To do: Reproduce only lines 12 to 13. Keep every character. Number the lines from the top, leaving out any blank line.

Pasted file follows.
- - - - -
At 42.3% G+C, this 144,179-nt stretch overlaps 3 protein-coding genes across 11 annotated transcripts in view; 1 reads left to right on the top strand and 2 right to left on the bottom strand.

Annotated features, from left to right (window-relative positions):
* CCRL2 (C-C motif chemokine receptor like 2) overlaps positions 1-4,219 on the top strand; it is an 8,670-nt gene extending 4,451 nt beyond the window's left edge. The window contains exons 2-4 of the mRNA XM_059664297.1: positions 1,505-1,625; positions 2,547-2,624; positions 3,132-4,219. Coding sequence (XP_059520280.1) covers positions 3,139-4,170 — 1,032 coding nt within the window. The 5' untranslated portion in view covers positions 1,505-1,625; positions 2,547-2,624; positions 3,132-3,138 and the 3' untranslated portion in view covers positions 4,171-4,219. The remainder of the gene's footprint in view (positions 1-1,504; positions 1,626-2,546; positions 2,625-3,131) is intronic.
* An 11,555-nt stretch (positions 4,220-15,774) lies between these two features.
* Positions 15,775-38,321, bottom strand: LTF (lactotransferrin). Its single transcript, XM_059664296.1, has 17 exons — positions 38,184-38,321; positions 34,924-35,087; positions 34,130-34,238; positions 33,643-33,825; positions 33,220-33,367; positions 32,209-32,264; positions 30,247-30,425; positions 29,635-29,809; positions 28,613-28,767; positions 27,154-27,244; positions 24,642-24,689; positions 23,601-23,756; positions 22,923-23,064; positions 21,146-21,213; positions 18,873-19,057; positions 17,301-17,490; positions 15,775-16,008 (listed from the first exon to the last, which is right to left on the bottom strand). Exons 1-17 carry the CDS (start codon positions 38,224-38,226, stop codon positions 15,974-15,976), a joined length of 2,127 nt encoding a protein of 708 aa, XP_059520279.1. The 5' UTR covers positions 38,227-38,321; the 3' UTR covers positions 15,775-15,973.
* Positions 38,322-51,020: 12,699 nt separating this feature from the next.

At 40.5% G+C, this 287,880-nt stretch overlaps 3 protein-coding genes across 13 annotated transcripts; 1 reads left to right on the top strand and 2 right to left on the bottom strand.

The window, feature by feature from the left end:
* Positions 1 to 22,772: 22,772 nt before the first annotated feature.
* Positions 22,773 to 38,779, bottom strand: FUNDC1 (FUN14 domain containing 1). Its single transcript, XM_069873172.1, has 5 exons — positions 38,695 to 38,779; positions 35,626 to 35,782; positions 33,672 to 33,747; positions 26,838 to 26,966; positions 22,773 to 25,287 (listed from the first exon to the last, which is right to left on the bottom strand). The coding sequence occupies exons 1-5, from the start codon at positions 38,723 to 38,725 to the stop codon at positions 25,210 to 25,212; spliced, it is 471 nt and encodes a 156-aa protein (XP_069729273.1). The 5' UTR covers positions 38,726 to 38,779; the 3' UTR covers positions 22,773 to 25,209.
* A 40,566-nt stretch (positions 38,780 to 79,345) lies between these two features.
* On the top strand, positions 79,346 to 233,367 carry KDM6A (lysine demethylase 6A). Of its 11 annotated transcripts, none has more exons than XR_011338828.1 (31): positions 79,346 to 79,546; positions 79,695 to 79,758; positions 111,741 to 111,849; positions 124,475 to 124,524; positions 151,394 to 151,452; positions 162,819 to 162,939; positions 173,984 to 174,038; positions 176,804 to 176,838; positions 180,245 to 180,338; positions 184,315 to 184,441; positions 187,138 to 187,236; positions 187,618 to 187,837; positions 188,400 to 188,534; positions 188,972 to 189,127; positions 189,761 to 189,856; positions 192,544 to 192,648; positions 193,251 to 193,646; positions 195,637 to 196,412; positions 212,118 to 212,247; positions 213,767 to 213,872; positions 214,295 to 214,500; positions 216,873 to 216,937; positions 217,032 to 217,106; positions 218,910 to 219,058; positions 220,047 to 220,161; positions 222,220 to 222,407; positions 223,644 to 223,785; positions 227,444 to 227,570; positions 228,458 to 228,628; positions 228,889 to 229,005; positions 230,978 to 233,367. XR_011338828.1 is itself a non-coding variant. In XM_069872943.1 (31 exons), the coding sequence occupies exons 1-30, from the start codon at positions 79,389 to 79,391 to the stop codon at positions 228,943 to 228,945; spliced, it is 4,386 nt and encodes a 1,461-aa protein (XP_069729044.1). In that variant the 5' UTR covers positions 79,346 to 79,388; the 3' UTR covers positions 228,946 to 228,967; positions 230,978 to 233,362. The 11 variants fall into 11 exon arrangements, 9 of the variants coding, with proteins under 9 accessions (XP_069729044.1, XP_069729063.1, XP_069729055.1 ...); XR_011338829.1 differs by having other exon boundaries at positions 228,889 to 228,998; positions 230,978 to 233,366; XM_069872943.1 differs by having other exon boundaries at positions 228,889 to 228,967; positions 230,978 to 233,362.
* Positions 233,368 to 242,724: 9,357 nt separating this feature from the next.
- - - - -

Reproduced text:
* On the top strand, positions 79,346 to 233,367 carry KDM6A (lysine demethylase 6A). Of its 11 annotated transcripts, none has more exons than XR_011338828.1 (31): positions 79,346 to 79,546; positions 79,695 to 79,758; positions 111,741 to 111,849; positions 124,475 to 124,524; positions 151,394 to 151,452; positions 162,819 to 162,939; positions 173,984 to 174,038; positions 176,804 to 176,838; positions 180,245 to 180,338; positions 184,315 to 184,441; positions 187,138 to 187,236; positions 187,618 to 187,837; positions 188,400 to 188,534; positions 188,972 to 189,127; positions 189,761 to 189,856; positions 192,544 to 192,648; positions 193,251 to 193,646; positions 195,637 to 196,412; positions 212,118 to 212,247; positions 213,767 to 213,872; positions 214,295 to 214,500; positions 216,873 to 216,937; positions 217,032 to 217,106; positions 218,910 to 219,058; positions 220,047 to 220,161; positions 222,220 to 222,407; positions 223,644 to 223,785; positions 227,444 to 227,570; positions 228,458 to 228,628; positions 228,889 to 229,005; positions 230,978 to 233,367. XR_011338828.1 is itself a non-coding variant. In XM_069872943.1 (31 exons), the coding sequence occupies exons 1-30, from the start codon at positions 79,389 to 79,391 to the stop codon at positions 228,943 to 228,945; spliced, it is 4,386 nt and encodes a 1,461-aa protein (XP_069729044.1). In that variant the 5' UTR covers positions 79,346 to 79,388; the 3' UTR covers positions 228,946 to 228,967; positions 230,978 to 233,362. The 11 variants fall into 11 exon arrangements, 9 of the variants coding, with proteins under 9 accessions (XP_069729044.1, XP_069729063.1, XP_069729055.1 ...); XR_011338829.1 differs by having other exon boundaries at positions 228,889 to 228,998; positions 230,978 to 233,366; XM_069872943.1 differs by having other exon boundaries at positions 228,889 to 228,967; positions 230,978 to 233,362.
* Positions 233,368 to 242,724: 9,357 nt separating this feature from the next.